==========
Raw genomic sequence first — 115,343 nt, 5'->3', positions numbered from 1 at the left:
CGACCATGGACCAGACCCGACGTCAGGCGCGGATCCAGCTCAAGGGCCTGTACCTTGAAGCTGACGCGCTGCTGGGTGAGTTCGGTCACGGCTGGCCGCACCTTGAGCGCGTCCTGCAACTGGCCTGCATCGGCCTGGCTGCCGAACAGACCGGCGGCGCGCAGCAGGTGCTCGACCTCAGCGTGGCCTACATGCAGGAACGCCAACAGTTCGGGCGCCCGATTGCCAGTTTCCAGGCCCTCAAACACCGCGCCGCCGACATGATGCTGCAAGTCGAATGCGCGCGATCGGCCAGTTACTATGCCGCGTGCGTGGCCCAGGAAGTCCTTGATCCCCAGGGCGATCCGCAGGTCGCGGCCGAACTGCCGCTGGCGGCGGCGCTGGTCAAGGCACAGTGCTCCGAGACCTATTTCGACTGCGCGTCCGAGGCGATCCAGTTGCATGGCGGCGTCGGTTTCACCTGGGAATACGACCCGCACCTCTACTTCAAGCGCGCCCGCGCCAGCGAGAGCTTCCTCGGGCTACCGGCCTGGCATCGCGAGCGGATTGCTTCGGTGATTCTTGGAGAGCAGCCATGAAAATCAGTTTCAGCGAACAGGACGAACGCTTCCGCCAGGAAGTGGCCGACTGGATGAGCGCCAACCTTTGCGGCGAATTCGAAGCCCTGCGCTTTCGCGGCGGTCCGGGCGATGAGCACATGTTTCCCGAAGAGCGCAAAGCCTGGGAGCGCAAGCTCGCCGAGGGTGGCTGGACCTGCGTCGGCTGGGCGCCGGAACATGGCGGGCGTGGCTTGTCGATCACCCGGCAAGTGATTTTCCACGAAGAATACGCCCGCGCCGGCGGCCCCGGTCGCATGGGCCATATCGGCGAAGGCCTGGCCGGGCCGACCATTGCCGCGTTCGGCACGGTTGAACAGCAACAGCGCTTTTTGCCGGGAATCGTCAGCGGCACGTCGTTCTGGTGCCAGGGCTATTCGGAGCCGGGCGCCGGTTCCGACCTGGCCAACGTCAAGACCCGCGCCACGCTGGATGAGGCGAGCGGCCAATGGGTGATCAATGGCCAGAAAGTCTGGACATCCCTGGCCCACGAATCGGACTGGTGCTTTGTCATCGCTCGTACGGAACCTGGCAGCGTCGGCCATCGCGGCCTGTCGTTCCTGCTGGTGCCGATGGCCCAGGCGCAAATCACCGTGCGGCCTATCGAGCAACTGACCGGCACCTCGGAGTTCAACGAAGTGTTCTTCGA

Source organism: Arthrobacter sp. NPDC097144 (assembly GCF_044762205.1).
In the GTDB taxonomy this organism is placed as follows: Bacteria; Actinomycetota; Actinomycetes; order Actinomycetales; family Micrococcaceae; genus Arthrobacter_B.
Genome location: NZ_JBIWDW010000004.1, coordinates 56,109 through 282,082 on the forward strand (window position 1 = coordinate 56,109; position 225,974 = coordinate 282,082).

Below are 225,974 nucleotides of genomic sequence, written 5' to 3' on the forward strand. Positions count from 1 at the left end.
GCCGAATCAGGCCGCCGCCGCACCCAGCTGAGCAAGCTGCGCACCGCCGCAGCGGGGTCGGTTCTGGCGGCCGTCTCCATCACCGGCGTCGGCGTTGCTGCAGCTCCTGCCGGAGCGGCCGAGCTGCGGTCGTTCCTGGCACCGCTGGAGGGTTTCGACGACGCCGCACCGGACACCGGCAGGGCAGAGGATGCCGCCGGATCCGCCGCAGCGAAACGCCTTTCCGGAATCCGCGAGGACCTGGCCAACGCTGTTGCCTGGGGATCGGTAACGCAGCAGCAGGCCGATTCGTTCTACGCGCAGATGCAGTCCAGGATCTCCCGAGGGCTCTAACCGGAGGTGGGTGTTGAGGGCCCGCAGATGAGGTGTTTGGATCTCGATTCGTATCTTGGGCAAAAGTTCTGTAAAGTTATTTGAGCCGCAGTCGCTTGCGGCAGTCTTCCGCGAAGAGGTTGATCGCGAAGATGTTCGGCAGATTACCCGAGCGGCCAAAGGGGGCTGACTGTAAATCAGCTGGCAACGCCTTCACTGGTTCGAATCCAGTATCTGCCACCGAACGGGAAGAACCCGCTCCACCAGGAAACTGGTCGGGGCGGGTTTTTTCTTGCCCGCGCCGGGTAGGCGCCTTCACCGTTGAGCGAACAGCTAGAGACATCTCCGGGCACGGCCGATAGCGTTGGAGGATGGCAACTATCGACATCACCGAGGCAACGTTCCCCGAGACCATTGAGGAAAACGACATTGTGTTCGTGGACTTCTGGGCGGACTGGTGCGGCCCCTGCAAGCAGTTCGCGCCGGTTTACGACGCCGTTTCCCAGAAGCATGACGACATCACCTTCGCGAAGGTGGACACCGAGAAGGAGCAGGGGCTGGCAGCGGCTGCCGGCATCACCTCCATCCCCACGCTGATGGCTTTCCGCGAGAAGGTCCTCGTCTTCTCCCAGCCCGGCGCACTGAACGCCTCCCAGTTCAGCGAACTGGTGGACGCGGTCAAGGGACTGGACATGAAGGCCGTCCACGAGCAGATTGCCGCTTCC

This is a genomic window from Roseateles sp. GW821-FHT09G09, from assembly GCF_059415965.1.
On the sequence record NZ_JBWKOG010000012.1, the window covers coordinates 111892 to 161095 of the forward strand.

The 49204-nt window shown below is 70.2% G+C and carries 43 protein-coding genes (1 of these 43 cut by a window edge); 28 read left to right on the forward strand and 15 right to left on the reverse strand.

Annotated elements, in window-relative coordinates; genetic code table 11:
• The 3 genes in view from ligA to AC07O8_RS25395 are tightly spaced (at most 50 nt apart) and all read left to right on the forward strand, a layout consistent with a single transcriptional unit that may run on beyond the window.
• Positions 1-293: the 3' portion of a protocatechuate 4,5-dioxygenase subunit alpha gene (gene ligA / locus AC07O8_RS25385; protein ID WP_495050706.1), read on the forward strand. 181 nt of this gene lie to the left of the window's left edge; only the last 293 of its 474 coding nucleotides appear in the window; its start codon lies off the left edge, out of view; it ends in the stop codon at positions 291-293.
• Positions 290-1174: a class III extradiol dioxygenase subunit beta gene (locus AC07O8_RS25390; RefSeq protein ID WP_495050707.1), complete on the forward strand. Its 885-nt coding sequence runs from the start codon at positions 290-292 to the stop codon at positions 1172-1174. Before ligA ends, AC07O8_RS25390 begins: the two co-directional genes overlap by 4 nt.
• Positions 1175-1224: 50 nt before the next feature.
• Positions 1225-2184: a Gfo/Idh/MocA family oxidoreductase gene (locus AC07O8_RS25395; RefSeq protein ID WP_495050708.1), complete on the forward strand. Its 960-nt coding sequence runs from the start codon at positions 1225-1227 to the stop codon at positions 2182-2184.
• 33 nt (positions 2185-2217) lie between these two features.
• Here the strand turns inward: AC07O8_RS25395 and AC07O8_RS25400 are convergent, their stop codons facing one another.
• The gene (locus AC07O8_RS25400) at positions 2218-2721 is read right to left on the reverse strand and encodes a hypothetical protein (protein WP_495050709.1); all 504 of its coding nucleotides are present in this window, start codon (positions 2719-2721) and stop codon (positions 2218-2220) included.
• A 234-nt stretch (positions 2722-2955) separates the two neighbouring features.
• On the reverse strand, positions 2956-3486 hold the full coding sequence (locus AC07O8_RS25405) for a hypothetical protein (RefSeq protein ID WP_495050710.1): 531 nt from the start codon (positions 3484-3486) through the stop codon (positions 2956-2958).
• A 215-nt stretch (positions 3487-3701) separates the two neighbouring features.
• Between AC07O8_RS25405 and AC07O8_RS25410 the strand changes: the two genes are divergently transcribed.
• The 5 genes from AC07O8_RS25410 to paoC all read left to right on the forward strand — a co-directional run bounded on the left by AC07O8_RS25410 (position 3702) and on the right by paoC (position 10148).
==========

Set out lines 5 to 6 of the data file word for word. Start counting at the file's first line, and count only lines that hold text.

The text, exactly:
Genome location: NZ_JBIWDW010000004.1, coordinates 56,109 through 282,082 on the forward strand (window position 1 = coordinate 56,109; position 225,974 = coordinate 282,082).

Below are 225,974 nucleotides of genomic sequence, written 5' to 3' on the forward strand. Positions count from 1 at the left end.